On board are a variety of sustainable and unconventional agriculture systems including hydroponics, aeroponics, aquaculture, and aquaponics. Hydroponics and aeroponics are forms of growing produce that utilizes water and nutrients most efficiently. Aquaculture systems grow fish and other marine creature for consumption so as not to harm the balance in the ocean and aquaponics is a combination of aquaculture and aquaponics, where marine life produce waste which is consumed by plants. On board is also a vertically integrated greenhouse (patented by Caplow and Zak W. Adams).
Marine ecology and conservation
Along with the aquaponic and aquaculture tanks, there are multiple tanks showcasing marine life. Towards the entrance of the Barge, there is a coral tank, developed with the help of Dr. Diego Lirman at the University of Miami and Rescue a Reef. It is the only tank in South Florida representing what coral restoration in the wild looks like. Other exhibit tanks show sea life from Biscayne Bay, including sea horses, a giant hermit crab, erosion-preventing sea grasses, mangroves, and a myriad of local fish.
These tanks are used to educate about the importance of diversity in Miami’s local ecology. Guest scientists are invited most weekends and on the 3rd Wednesday of every month for Sip of Science to promote the conservation of the environment.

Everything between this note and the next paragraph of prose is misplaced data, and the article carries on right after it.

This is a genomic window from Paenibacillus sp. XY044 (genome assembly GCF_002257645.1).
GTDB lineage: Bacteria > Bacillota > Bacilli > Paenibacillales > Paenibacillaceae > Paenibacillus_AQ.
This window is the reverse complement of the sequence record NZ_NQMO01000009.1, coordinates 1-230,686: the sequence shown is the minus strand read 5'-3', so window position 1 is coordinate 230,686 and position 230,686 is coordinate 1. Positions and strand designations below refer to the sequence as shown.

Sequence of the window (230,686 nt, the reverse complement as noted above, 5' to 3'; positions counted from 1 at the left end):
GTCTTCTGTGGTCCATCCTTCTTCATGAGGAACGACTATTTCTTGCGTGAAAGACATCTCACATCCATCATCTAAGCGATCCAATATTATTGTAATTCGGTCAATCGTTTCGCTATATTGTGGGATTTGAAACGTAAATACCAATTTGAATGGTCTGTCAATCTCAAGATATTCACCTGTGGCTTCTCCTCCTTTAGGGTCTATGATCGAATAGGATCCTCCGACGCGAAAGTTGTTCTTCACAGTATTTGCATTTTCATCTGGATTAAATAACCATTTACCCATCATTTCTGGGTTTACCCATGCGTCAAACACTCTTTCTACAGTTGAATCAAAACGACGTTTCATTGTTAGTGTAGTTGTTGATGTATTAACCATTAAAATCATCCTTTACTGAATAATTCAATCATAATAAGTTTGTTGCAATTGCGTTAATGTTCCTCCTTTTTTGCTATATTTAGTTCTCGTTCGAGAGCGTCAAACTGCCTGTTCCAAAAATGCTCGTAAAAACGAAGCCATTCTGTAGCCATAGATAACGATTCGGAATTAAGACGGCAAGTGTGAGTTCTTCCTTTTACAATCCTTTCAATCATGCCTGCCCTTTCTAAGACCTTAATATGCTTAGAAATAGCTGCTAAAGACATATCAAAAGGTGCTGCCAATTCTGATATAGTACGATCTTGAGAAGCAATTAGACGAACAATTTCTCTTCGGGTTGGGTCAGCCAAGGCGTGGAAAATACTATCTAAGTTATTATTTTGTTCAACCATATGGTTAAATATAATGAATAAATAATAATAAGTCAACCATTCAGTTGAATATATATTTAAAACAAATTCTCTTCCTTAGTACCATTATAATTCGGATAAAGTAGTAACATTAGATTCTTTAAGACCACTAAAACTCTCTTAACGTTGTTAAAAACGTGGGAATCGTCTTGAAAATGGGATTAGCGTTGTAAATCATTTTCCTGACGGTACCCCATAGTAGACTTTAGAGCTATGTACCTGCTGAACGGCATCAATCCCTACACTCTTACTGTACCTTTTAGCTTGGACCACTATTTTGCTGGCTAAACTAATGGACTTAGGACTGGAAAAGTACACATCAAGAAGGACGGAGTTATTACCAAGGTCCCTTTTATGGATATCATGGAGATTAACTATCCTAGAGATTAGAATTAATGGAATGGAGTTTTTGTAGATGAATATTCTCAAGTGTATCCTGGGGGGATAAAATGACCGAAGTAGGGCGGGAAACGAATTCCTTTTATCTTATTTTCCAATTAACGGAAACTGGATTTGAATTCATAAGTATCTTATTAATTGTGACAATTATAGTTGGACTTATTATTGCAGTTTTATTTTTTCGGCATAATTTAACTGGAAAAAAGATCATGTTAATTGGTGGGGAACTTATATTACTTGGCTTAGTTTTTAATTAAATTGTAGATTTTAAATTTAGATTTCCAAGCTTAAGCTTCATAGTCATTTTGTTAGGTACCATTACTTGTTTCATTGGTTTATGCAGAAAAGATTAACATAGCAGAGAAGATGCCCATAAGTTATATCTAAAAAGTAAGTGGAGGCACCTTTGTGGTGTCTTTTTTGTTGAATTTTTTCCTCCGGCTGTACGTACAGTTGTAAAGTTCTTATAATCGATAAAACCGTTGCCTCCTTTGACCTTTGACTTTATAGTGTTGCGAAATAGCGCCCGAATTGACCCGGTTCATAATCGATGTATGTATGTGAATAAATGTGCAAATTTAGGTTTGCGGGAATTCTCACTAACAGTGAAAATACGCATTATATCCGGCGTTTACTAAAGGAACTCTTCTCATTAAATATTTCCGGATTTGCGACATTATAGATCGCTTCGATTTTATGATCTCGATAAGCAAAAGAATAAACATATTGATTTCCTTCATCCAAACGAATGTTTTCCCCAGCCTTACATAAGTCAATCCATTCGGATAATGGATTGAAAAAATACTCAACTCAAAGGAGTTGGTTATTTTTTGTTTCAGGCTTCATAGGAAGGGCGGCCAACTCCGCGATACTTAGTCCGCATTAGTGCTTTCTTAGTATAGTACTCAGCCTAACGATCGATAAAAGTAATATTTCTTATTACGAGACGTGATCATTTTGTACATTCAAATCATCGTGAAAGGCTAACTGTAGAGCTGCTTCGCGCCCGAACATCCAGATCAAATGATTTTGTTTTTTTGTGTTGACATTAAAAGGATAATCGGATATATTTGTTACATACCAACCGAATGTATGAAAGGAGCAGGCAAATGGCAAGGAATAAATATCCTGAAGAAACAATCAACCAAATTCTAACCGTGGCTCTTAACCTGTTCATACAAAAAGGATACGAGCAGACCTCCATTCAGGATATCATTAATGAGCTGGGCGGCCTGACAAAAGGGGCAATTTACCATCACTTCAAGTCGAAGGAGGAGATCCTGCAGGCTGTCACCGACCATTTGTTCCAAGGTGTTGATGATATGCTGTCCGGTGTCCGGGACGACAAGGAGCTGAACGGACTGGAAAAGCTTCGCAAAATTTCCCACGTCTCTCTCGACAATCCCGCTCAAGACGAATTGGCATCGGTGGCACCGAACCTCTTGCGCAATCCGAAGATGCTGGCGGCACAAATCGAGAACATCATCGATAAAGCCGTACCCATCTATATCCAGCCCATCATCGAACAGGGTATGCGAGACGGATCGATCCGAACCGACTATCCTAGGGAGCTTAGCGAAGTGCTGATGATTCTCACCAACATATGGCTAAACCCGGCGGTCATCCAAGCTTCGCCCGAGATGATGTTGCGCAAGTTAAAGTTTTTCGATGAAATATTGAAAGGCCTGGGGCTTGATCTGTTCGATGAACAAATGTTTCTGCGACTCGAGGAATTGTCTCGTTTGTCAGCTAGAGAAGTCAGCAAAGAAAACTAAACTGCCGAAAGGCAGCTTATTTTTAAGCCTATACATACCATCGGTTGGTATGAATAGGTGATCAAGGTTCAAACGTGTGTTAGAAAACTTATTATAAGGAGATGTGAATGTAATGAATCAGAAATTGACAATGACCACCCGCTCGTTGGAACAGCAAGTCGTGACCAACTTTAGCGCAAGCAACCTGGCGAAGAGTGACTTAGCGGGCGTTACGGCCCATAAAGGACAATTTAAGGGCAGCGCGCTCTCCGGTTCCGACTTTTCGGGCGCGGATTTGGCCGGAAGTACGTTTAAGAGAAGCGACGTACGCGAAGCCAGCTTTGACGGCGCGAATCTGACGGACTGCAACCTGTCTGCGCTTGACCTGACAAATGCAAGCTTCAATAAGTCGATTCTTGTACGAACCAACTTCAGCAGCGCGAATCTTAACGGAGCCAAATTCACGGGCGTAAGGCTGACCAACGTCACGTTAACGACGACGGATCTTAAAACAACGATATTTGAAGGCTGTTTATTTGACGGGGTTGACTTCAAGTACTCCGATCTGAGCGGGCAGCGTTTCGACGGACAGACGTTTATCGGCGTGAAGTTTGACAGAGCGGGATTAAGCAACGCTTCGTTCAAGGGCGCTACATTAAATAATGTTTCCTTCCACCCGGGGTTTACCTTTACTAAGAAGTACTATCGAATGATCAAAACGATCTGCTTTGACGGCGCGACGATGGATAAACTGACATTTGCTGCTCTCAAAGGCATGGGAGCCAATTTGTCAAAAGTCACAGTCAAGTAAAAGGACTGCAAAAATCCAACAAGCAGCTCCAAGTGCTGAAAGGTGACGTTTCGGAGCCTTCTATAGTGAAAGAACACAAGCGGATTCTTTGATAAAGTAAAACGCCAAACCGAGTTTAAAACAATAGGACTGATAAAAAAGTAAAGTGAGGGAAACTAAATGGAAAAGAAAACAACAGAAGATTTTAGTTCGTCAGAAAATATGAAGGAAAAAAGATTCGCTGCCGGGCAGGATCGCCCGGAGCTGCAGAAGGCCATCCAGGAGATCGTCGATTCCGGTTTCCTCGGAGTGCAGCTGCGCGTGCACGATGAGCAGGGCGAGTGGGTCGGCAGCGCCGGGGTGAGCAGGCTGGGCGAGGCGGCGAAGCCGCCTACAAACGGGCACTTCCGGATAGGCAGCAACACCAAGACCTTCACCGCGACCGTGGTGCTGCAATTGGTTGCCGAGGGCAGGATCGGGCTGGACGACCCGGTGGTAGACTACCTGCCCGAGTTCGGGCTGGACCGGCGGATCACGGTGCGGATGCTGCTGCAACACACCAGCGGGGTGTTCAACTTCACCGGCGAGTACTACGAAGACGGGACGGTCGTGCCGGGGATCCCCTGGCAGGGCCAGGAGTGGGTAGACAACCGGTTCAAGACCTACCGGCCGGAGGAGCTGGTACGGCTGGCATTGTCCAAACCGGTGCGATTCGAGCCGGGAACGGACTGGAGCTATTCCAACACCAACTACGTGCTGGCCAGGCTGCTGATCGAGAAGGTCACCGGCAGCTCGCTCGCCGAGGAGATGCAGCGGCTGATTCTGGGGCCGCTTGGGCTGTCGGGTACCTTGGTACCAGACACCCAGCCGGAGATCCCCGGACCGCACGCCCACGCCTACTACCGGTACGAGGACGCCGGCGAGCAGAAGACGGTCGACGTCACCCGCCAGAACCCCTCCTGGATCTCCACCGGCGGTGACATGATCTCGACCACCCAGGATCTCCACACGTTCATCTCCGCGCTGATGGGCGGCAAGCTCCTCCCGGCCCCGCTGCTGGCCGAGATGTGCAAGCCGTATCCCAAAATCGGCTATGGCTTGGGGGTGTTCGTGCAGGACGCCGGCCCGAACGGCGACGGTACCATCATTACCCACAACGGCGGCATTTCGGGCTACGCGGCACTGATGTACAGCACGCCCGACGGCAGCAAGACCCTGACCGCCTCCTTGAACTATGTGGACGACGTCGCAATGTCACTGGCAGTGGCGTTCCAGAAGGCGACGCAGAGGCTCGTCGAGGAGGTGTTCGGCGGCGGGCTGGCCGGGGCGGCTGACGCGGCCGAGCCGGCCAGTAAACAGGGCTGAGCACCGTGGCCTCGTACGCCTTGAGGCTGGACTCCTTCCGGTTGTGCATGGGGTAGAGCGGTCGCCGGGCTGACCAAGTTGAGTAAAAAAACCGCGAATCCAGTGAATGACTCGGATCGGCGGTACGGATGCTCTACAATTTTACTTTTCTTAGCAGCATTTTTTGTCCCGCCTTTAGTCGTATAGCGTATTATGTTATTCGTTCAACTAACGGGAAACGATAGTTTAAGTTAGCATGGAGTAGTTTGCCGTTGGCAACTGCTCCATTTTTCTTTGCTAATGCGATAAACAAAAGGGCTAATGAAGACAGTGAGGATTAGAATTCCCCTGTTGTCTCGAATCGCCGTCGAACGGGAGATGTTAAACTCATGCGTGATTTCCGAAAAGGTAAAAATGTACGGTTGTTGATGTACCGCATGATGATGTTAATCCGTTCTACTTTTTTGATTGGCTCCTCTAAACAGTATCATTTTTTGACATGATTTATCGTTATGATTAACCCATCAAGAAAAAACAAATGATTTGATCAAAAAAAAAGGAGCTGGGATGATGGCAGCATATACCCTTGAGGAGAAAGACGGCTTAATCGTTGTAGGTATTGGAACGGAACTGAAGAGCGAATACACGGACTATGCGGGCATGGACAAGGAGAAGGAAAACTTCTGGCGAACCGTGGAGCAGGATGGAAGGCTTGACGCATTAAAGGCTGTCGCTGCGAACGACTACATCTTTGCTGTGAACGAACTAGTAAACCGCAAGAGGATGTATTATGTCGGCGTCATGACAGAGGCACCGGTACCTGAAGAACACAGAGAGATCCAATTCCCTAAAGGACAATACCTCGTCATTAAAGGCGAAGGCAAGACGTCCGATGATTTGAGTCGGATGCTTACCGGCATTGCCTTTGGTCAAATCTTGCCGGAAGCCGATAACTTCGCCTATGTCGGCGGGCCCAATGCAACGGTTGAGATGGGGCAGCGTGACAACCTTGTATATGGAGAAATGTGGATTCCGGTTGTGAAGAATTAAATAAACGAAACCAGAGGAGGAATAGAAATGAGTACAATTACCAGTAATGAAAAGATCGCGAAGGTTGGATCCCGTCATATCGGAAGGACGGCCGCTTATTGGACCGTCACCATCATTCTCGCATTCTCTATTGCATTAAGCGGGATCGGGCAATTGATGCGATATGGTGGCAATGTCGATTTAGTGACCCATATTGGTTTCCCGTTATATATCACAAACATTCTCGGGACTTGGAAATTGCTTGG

The Miami Science Barge opened on Earth Day, April 22, 2016 and was attended by dignitary speakers including City of Miami Commissioner Frank Carollo, who in his remarks called the Barge "a symbol of Miami's diversity not only in people, but in ideas, as well as, a symbol of our community's commitment to environmental education," Miami Dade County Public Schools Superintendent Alberto Carvalho, Knight Foundation’s Miami Program Director Matt Haggman, and Children Trust’s Founding Board Chair David Lawrence, Jr. In December 2016, Miami Science Barge was named one of “The Ten Best Things to Do in Downtown Miami” by Miami New Times
- Sentenac, Hannah (April 21, 2016). "Miami Science Barge to Debut in Museum Park Tomorrow for Earth Day". Retrieved 8 May 2017.
- Arrowsmith, Sue (August 15, 2016). "Miami Science Barge offers city children chance to explore nature". McClatchy. Miami Herald. Retrieved 8 May 2017.
- Dahlberg, Nancy (March 31, 2015). "Miami Science Barge wins Knight award". McClatchy. Miami Herald. Retrieved May 8, 2017.
- PennEnergy Editors. "JinkoSolar Powers the Miami Science Barge". Renewable Energy World. Retrieved 8 May 2017.
- "Miami Science Barge Opens". Kebony.com. Retrieved 8 May 2017.
- "Miami Science Barge". EZ Grow Gardens. Commercial Systems, News. Retrieved 8 May 2017.
- "Miami Commissioner & Bayfront Park Management Trust Chairman Frank Carollo invites the public to the official launching of the Miami Science Barge, on Earth Day April 22nd". Miamigov.com. Retrieved 8 May 2017.
- Shim Roth, Minhae (December 13, 2016). "The Ten Best Things to Do in Downtown Miami". Miami New Times. Retrieved 8 May 2017.